Sediment inorganic P is commonly associated with hydrous Fe oxides. The P availability is consequently a function of the sediment Fe oxidation state, with P more available in reduced environments. The degree to which sediments are reduced is a function of the availability of electron donors (i.e. organic carbon) and electron acceptors (i.e. oxygen) in the sediment (Holdren et al., 1977). The positive correlations between sediment organic matter content, Fe, P, ammonium and certain cations can possibly be explained in terms of these relationships.
Parameters like those listed in the left hand column of Table 35 may be used as indicators of general sediment characteristics. These environmental scalors, sensu Loucks (1962), serve in subsequent analysis of environment-plant relationships. The sediment and pore water data presented are comparable with data from Cayuga Lake (Vogel, 1973). Rat Cove sediments are higher in organic matter content (8.4-17.2% compared to 0.5-5.0%) and subsequently have higher concentrations of inorganic nutrients. Data indicate that there is an ample supply of nutrients in many of the Rat Cove sediments compared to the overlying water.
The percentage of mid-lake wave height (used as an index of wind exposure under conditions typical of predominant winds) at the 38 sampling stations in Rat Cove is pictured in Figure 74. These data show a gradient of exposure that is, in part, patterned after the bay morphometry. Sediment characteristics are influenced by the amount of exposure. For example, turbulence at the sediment water interface probably aerates the sediment through mixing processes. The degree of exposure also differentially affects the relative amount of sedimentation verses transport of particles of varying sizes and densities (Spence, 1967). Also, much allochthonous material collects and is deposited in the most protected portions of Rat Cove. The exposu re gradient then is related in complex ways to basin morphometry, and therefore sediment perturbation and development.
The relative amount of total daylight received by the quadrats of Rat Cove is reported in Figure 75 as the percentage of total daylength illuminated. As expected, those quadrats near shore are more shaded and received less daily illumination than those quadrats further from shore. The quantity of light reaching any point on the bottom is exponentially related to depth (Gold man and Horne, 1983).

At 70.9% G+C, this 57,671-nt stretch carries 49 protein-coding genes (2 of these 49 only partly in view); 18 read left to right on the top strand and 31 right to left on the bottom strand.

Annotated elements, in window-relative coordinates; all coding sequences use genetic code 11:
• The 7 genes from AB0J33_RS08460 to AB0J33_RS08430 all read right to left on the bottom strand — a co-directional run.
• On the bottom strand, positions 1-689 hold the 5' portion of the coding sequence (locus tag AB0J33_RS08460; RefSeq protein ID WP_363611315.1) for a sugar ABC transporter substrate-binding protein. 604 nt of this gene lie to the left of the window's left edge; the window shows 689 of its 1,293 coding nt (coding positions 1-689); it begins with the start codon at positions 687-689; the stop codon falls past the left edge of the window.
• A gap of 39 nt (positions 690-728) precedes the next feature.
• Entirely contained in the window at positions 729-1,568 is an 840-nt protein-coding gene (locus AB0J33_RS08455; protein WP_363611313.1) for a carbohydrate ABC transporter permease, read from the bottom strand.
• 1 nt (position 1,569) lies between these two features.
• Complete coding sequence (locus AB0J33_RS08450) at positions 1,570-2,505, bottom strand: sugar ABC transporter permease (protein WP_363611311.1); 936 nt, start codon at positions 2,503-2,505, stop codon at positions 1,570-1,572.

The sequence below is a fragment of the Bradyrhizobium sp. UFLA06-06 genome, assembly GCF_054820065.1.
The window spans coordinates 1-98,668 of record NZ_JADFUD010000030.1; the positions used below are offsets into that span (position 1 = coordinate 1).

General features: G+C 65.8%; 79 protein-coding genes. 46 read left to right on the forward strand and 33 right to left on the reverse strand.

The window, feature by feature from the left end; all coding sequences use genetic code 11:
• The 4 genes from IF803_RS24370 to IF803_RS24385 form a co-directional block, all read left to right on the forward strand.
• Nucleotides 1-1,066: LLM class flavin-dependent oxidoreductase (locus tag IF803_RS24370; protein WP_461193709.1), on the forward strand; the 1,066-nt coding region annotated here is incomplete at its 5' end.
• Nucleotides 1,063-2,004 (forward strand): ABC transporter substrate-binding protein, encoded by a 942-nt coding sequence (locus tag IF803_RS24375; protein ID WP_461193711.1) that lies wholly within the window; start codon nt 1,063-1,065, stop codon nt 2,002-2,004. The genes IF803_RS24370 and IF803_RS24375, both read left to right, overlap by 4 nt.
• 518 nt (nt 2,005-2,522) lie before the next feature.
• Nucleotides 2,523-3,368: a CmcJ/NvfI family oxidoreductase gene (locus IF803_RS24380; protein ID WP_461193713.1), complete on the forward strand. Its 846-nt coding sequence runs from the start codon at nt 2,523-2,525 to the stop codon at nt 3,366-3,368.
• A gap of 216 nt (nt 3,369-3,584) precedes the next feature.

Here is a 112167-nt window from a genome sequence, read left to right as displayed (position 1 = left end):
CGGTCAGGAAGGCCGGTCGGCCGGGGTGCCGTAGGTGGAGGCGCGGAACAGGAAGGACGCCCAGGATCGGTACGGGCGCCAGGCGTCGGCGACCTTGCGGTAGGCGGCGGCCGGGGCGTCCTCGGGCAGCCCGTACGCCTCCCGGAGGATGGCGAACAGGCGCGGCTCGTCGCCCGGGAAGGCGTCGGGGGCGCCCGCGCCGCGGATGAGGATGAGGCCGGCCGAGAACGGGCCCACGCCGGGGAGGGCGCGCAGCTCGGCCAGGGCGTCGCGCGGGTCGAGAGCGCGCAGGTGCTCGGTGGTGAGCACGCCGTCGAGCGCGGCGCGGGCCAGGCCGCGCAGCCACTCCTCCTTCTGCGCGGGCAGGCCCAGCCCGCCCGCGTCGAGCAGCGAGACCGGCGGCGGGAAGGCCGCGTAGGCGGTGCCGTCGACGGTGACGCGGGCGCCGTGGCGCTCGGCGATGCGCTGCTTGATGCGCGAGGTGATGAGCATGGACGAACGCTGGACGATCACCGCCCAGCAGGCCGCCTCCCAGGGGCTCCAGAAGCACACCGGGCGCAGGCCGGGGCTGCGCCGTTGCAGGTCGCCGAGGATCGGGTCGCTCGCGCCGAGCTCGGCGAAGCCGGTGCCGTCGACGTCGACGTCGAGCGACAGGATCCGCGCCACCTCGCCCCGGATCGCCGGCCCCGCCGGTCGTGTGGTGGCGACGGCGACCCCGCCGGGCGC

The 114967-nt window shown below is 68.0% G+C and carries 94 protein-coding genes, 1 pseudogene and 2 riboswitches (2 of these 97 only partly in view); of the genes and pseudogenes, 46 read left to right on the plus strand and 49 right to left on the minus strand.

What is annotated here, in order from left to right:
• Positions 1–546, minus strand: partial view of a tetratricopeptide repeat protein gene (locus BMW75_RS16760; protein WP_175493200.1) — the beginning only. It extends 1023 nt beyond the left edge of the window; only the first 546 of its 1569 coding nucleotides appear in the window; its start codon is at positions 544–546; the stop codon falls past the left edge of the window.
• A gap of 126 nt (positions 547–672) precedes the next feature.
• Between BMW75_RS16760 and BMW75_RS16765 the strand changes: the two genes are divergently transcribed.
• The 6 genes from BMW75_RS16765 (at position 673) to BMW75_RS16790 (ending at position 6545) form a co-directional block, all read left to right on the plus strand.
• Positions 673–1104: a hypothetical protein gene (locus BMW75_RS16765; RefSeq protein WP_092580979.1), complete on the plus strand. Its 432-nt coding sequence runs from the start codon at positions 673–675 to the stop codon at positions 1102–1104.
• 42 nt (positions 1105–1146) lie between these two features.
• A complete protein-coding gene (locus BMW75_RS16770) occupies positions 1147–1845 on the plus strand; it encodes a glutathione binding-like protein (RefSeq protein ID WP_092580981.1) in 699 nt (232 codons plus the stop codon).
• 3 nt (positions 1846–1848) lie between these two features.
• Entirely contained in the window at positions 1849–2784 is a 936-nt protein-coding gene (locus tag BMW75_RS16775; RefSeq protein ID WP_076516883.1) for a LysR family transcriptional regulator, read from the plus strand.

Characterization of the ecocline
The relationships between the plant distributions and the patterns of environmental variation depicted in Figures 49-56 and 66-75 are summarized in terms of four predominant factor gradients (Figures 76-79). The ordinate of each Figure is the index of species importance relativized by the sum of all importance values for all isopleths of each parameter. In order to facilitate comparison of these ordinations, the scale on t he ordinate varies according to the relative breadth of species occurrence along the gradient. For convenience, each Figure was divided into four parts, each corresponding to one of the community types previously described.
These factor gradients (depth, organic matter, complex-gradients affecting intralacustrine plant distributions, CaCO3 and extractable Fe) are reasonable indicators of the major complex-gradients affecting intralacustrine plant distributions, namely depth, degre e of exposure and sediment composition.
These ordinations also appear as Gaussian curves that overlap continuously along each gradient. The community types, however, are distinguishable since species within types have similar distribution curves.
The distribution of species along the depth gradient
The relationship between macrophyte species and the depth-complex gradient is depicted in Figure 76. The shallow water community is dominated by Nuphar variegatum and Nymphaea odorata and is further characterized by the presence of Ranunculus aquatilis. The floating leaved growth form of nymphaied species physically restricts them from inhabiting deeper, less protected areas of the Cove (Sculthorpe, 1967; Hutchinson, 1975). The coiled petioles of Nymphaea odorata may allow for greater tolerance of wave action and as such might explain why this species is found in slightly deeper, less protected water than Nuphar variegatum. Ranunc ulus was also found to be confined to shallow water (<l m) in a study by Rickett (1922).
The species comprising community type II are distributed more broadly along the depth gradient. The modes of their distributions are at 1 and 1.5 m depth. Vallisneria americana occurs more abundantly in shallow water (l m) than the other species in this group. Its depth distribution is similar in Lake George, N.Y. (Secchi depth approximately 6-7 m) (Sheldon and Boylen, 1977). Based upon ob servations of this species' depth distribution, it has been suggested that Vallisneria may require higher light intensities than species commonly associated with it (Vertucci et al., 1981).